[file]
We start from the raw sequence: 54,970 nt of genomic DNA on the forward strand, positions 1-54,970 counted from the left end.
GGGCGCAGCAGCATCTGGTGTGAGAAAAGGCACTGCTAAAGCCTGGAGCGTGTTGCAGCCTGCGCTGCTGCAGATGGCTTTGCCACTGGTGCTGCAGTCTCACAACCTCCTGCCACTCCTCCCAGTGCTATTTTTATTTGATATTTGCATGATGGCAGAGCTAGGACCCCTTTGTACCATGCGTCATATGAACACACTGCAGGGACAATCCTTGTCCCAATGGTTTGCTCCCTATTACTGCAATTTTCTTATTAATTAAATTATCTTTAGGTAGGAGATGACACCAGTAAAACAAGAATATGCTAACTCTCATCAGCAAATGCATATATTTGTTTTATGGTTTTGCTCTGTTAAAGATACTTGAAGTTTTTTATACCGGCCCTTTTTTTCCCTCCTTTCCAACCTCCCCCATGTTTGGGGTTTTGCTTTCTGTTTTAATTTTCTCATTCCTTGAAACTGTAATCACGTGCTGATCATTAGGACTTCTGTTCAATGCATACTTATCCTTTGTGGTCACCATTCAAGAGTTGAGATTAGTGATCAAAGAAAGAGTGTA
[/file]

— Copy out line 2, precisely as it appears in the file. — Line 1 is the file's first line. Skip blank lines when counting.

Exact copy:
GGGCGCAGCAGCATCTGGTGTGAGAAAAGGCACTGCTAAAGCCTGGAGCGTGTTGCAGCCTGCGCTGCTGCAGATGGCTTTGCCACTGGTGCTGCAGTCTCACAACCTCCTGCCACTCCTCCCAGTGCTATTTTTATTTGATATTTGCATGATGGCAGAGCTAGGACCCCTTTGTACCATGCGTCATATGAACACACTGCAGGGACAATCCTTGTCCCAATGGTTTGCTCCCTATTACTGCAATTTTCTTATTAATTAAATTATCTTTAGGTAGGAGATGACACCAGTAAAACAAGAATATGCTAACTCTCATCAGCAAATGCATATATTTGTTTTATGGTTTTGCTCTGTTAAAGATACTTGAAGTTTTTTATACCGGCCCTTTTTTTCCCTCCTTTCCAACCTCCCCCATGTTTGGGGTTTTGCTTTCTGTTTTAATTTTCTCATTCCTTGAAACTGTAATCACGTGCTGATCATTAGGACTTCTGTTCAATGCATACTTATCCTTTGTGGTCACCATTCAAGAGTTGAGATTAGTGATCAAAGAAAGAGTGTA